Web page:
Invictus Games embolden veterans, inspire us all

Active soldiers also compete, redefine 'disability' on global stage

Photo caption: On May 2, Prince Harry addressed a room of active and veteran service men and women, their families, national media and dignitaries at the Invictus Games Toronto 2017 launch, Fairmont Royal York Hotel, Toronto.

Four weeks ago Prince Harry was in Toronto to announce the Canadian Invictus Games, an international Paralympics-style competition for injured members and veterans of the armed forces. The Toronto games in September 2017 are set to host several hundred competitors from a long list of allied countries including Afghanistan, Australia, Denmark, Georgia, Germany, Iraq, Italy, Netherlands, the UK, and the USA.

In 2013, I travelled with Prince Harry to witness the Warrior Games, which are a U.S.-only sports competition for their wounded veterans. Prince Harry lamented the fact that the Paralympics, which had been created for wounded veterans after the Second World War had become almost completely civilianized and the Warrior Games were for U.S. service members only. From there The Invictus Games were born, with a name inspired by William Henley’s famous poem.

All Canadians can recognize the ‘unconquered’ will within

Invictus means unconquered in Latin. The poem’s last stanza, in particular, has encouraged countless individuals, and not just those returning injured from war: “I am the master of my fate, I am the captain of my soul.”

I immediately saw these games as something both Medcan and True Patriot Love, the military family charity I chair, could get behind. If injured veterans and their families are living out the definition of invictus, their commitment and perseverance could invite all Canadians to recognize the ability to push beyond physical, psychological and other limitations.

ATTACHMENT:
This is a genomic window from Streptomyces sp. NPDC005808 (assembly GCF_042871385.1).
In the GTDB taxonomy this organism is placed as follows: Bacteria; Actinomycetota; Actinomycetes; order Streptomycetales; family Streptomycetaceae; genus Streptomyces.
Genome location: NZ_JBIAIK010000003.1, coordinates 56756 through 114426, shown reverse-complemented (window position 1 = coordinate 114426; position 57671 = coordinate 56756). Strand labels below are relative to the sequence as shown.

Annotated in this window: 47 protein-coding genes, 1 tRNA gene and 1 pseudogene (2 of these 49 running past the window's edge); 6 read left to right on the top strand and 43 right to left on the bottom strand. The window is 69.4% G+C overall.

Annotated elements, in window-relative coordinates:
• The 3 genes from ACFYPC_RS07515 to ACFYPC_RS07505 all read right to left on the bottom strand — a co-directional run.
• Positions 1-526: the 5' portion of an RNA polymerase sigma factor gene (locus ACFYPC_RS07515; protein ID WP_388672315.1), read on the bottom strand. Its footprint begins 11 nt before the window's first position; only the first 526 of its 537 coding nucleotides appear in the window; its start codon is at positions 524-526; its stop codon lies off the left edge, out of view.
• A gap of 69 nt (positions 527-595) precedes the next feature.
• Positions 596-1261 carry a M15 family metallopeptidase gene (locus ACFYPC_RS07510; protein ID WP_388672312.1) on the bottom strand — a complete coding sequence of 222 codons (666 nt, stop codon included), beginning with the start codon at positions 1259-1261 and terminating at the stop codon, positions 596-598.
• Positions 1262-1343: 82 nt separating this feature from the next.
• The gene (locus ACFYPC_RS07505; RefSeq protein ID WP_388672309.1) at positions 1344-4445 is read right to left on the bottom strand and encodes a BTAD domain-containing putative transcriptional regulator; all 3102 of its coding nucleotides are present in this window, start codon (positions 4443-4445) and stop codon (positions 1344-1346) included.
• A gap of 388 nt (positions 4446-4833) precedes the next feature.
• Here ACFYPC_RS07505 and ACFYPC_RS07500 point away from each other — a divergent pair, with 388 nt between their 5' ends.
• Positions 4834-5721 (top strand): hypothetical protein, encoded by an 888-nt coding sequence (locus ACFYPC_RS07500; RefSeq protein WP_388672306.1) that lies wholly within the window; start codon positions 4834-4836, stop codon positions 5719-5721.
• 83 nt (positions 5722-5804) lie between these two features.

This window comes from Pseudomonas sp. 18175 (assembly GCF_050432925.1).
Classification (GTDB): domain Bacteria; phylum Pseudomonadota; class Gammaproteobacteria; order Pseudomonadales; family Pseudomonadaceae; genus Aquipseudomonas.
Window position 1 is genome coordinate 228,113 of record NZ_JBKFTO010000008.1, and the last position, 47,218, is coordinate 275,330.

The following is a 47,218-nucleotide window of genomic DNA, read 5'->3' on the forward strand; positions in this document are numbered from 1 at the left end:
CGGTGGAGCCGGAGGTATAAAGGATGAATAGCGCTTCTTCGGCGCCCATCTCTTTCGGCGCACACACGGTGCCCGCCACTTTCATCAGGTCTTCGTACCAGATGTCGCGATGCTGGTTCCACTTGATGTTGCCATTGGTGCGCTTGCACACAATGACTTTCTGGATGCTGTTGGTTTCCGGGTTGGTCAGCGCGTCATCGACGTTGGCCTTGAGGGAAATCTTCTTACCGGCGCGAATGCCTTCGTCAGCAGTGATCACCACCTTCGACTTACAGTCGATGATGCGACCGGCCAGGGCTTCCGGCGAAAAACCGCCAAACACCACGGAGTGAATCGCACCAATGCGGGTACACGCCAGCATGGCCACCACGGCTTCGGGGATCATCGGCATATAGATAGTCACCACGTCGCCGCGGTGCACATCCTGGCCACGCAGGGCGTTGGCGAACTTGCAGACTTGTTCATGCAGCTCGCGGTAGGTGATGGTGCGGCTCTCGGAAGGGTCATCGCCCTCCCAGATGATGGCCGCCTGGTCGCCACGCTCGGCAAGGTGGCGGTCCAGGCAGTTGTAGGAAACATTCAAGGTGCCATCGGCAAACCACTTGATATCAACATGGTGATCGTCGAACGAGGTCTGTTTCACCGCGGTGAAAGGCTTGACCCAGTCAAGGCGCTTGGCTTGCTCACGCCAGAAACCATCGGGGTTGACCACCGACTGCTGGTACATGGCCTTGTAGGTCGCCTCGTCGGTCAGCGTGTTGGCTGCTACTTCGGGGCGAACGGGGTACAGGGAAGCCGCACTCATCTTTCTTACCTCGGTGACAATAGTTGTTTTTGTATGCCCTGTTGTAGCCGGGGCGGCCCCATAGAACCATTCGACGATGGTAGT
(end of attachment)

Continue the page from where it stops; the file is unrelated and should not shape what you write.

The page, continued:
True Patriot Love submitted Toronto Invictus bid

True Patriot Love submitted the bid, assembled a distinguished organizing committee, and secured the required $10 million in federal funding.   The Toronto bidding process began in 2014, after Prince Harry launched the inaugural games in London. Toronto’s world-class sport facilities created for the 2015 Pan Am and Parapan Am Games made it a deserving venue as did the strength of our ties with the U.K. and the U.S., the host of the second games in Orlando.

The Invictus Games meet the True Patriot Love mandate to bridge the gap between military and civilian communities. We also fulfill it through our national galas and global expeditions to the Himalayas, the North Pole and Antarctica.

Since 2008, the foundation has committed more than $15.1 million toward family health and support, physical health and rehabilitation, mental health and well being, and research and innovation.

Gen. Rick Hillier (ret.): Don’t forget the veterans of today

Former Chief of the Defence Staff of the Canadian Forces (retired) General Rick Hillier recently wrote in The National Post on the impact of the foundation’s expeditions to former soldiers.

“The program is so inspiring, in fact, that some of this year’s Team Canada members (…) count that program among the reasons for their success,” wrote Hillier, who was one of the dignitaries recognized by Prince Harry in Toronto. As General Hillier says, future generations will decide to serve, or not serve, our country based in part on how we treat this present generation.

General Hillier’s complete National Post column.

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